Charles Correa, an eminent Indian architect and urban planner, was known for his innovative designs and deep understanding of the cultural context. Born in 1930 in Secunderabad, India, Correa’s architectural creations have shaped the skylines of numerous cities around the world. His works ranged from large-scale urban planning projects to public buildings and residences, all reflecting his belief in sustainable and inclusive design. While his significant contributions to the field of architecture are widely recognized, there are several lesser-known aspects of Charles Correa’s life and work that deserve attention. In this article, we will uncover ten intriguing facts about this extraordinary architect.

1. Correa’s Passion for Urban Planning

Beyond his architectural projects, Charles Correa had a great passion for urban planning. He firmly believed that good urban design was essential for creating equitable and sustainable societies. One of his notable urban planning projects was the Navi Mumbai city near Mumbai, India. Correa’s vision for the city aimed to provide better living conditions for the people and alleviate the strain on Mumbai’s overcrowded infrastructure. He emphasized the importance of creating well-designed spaces that catered to the needs of all inhabitants, irrespective of their economic backgrounds.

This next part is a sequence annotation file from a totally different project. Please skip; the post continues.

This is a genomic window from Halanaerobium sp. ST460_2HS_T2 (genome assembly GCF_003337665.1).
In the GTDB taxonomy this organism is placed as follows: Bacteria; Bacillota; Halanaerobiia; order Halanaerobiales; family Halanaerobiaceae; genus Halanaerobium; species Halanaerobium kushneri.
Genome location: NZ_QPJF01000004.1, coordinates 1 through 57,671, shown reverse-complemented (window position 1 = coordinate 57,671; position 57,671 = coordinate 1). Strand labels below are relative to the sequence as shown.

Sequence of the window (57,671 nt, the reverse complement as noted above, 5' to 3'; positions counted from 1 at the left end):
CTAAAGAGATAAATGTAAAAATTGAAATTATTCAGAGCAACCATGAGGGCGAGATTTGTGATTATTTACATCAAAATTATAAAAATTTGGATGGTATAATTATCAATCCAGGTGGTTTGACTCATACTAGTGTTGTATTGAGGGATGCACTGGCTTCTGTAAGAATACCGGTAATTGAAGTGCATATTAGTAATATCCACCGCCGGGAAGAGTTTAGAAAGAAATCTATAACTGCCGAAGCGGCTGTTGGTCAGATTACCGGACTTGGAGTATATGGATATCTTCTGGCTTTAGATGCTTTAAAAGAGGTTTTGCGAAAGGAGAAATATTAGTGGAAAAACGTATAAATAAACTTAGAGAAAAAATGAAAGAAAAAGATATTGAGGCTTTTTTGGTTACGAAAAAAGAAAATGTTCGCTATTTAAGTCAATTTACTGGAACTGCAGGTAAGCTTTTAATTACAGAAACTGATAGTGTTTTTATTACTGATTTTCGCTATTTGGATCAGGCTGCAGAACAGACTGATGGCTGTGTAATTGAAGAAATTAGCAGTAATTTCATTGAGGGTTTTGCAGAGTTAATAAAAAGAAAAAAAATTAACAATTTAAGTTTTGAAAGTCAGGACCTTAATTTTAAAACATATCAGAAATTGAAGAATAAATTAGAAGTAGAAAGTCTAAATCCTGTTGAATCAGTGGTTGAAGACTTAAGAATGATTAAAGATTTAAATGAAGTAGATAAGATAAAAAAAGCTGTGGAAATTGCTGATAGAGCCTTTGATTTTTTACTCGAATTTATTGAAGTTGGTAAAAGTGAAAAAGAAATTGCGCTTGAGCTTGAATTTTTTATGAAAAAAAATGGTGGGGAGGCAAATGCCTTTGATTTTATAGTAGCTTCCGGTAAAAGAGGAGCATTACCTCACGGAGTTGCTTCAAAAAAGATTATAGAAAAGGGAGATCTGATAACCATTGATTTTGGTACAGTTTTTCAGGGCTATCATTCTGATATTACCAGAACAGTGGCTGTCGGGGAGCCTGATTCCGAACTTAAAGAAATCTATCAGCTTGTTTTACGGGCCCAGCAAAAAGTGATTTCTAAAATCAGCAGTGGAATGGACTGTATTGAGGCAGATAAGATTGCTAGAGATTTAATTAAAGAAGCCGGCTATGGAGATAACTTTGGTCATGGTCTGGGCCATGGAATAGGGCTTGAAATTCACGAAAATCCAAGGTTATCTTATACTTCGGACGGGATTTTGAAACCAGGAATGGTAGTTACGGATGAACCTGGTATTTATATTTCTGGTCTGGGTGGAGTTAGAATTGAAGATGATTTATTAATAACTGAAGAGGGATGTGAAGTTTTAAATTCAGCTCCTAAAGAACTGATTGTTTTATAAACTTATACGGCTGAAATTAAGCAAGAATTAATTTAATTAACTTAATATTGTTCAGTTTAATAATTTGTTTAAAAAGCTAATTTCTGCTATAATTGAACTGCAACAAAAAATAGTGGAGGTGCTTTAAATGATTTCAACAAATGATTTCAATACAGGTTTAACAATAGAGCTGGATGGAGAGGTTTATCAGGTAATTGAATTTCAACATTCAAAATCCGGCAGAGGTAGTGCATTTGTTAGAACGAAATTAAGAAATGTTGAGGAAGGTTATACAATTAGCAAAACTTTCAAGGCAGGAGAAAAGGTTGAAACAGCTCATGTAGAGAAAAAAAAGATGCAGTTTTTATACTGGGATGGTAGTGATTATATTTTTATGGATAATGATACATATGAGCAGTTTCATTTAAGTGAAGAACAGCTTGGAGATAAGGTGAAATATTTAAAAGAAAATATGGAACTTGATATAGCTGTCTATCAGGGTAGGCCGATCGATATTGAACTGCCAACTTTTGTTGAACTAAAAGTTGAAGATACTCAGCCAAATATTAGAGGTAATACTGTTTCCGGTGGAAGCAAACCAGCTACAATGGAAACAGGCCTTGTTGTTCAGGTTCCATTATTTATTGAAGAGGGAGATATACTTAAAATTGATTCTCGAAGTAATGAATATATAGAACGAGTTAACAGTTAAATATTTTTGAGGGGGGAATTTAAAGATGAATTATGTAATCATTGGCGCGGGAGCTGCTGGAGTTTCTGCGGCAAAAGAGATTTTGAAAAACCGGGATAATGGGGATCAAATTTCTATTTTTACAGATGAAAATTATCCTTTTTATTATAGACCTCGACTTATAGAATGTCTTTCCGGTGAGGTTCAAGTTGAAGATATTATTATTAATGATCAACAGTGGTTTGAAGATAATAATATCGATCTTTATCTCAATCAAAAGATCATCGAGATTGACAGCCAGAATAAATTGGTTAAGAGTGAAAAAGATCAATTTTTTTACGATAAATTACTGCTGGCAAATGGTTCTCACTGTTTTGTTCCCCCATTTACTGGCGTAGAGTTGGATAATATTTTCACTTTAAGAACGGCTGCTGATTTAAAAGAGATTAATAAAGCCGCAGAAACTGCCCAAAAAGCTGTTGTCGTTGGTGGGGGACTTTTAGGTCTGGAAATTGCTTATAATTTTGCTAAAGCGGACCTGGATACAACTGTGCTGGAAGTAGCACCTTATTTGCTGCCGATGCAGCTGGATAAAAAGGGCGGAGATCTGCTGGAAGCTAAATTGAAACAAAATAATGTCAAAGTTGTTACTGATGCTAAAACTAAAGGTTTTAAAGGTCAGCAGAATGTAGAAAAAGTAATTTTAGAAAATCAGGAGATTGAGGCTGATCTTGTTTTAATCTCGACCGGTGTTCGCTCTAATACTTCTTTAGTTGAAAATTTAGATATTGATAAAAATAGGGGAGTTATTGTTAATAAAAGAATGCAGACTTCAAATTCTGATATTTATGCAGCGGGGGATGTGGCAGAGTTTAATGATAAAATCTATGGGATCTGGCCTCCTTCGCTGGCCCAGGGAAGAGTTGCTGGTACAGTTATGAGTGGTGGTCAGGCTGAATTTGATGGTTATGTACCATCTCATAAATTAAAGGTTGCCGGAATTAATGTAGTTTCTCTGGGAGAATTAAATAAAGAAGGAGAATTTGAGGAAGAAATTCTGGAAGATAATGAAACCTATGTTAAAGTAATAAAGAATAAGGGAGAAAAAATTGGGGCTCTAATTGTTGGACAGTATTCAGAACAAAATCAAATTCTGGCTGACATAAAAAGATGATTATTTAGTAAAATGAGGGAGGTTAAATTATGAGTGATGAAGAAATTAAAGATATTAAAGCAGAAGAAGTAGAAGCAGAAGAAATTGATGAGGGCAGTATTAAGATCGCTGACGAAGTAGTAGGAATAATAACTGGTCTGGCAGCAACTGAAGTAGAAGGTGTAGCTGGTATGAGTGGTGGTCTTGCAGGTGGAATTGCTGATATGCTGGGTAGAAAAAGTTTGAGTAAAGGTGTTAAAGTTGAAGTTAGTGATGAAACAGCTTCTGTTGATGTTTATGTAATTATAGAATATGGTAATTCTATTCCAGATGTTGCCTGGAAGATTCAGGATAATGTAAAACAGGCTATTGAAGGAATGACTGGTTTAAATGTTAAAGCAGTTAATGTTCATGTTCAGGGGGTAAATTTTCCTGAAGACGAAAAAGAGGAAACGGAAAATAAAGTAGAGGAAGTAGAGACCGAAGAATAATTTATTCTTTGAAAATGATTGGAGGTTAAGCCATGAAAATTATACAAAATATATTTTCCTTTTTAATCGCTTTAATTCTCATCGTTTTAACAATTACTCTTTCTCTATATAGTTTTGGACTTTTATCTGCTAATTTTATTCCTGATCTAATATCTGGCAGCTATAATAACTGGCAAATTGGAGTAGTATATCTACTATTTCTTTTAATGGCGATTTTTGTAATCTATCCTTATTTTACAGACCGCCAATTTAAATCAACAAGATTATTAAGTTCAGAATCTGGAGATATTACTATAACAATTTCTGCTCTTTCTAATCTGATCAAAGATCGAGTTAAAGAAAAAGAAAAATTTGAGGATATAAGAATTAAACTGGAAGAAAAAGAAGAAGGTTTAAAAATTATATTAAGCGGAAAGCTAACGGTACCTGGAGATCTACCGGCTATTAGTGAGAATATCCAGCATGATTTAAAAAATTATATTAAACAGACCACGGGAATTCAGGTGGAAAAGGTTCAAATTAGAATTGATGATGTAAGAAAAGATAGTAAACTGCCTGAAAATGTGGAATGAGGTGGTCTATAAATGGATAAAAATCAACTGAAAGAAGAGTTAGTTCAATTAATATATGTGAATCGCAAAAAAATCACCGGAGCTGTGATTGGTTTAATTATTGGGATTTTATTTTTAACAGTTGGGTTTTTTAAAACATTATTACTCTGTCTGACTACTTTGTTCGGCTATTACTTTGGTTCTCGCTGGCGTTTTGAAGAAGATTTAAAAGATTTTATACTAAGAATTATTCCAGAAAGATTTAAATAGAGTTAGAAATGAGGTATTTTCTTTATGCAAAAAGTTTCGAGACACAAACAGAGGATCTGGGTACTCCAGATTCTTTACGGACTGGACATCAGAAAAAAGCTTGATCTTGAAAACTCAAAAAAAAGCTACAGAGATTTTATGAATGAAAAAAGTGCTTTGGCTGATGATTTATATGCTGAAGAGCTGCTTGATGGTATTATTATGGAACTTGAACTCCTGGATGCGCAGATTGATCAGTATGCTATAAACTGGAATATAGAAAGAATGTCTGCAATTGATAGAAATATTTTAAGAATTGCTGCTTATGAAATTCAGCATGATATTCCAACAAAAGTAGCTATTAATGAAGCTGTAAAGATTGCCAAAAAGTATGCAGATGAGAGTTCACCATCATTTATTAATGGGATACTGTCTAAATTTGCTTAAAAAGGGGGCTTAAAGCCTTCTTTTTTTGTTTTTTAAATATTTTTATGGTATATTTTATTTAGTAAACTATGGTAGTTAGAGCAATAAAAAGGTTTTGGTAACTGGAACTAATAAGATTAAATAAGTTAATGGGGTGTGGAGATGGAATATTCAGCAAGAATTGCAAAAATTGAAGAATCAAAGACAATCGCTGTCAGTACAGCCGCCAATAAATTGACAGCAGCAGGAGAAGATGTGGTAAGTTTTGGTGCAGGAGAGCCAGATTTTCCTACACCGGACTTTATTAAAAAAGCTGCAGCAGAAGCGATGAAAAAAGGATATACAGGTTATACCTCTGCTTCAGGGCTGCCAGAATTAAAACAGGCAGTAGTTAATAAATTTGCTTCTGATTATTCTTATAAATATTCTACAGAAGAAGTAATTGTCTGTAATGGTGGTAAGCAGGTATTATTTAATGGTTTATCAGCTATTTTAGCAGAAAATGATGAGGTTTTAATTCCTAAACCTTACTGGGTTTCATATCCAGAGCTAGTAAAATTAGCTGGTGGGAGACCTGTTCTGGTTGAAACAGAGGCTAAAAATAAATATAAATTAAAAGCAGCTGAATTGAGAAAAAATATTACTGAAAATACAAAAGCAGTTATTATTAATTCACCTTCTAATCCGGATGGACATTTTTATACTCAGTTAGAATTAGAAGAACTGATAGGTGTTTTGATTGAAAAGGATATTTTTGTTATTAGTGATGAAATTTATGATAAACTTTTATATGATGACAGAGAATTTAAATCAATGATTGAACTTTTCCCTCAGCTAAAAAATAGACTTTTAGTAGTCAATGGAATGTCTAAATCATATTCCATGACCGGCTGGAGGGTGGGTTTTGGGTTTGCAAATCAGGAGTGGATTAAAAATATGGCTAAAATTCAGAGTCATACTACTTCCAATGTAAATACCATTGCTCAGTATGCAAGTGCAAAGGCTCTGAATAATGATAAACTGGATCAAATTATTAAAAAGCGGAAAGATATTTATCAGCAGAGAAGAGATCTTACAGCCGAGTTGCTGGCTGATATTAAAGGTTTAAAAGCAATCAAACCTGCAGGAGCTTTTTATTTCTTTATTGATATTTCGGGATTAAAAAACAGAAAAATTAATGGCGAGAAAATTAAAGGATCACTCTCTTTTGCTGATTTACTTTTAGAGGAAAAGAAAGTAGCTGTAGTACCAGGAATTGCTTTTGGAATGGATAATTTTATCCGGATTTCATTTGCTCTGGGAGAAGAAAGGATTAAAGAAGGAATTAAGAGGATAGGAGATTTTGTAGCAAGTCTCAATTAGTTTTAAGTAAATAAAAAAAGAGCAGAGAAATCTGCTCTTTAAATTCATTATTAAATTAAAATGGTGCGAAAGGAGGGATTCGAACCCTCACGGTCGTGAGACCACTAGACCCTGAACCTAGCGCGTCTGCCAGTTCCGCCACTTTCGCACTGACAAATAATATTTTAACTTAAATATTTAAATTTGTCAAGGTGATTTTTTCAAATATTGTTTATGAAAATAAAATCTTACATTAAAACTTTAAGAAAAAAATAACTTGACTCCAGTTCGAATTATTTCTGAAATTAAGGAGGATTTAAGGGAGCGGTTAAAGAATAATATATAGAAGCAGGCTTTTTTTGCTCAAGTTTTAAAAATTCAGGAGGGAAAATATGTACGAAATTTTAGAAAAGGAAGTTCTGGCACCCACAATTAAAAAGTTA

Another remarkable urban planning project by Correa was the transformation of the historic riverfront area in Lisbon, Portugal. He successfully converted the underutilized waterfront into a vibrant public space, connecting the city to its river and enhancing the quality of life for its residents. Correa’s dedication to urban planning showcased his belief in the power of design to improve the social, cultural, and economic dynamics of a city.

2. His Iconic Architectural Style

Charles Correa’s architectural style was deeply rooted in his Indian heritage. He blended modernist principles with traditional Indian elements to create unique and harmonious designs. His projects often incorporated open courtyards, verandas, and terraces, which allowed for natural ventilation, and emphasized the connection between the built environment and the surrounding landscape.

One of Correa’s most iconic buildings is the Jawahar Kala Kendra in Jaipur, India. Inspired by the ancient Indian architectural principles of Vastu Shastra, the complex consists of a series of interconnected buildings centered around a courtyard. This project showcases Correa’s ability to combine traditional design elements with contemporary functionality.

Correa’s architectural style embraced sustainability, making use of passive cooling techniques, rainwater harvesting systems, and solar energy. He believed in designing buildings that responded to their local climate and cultural context while minimizing their impact on the environment.

Useful Links:

Charles Correa Foundation
The Guardian – Charles Correa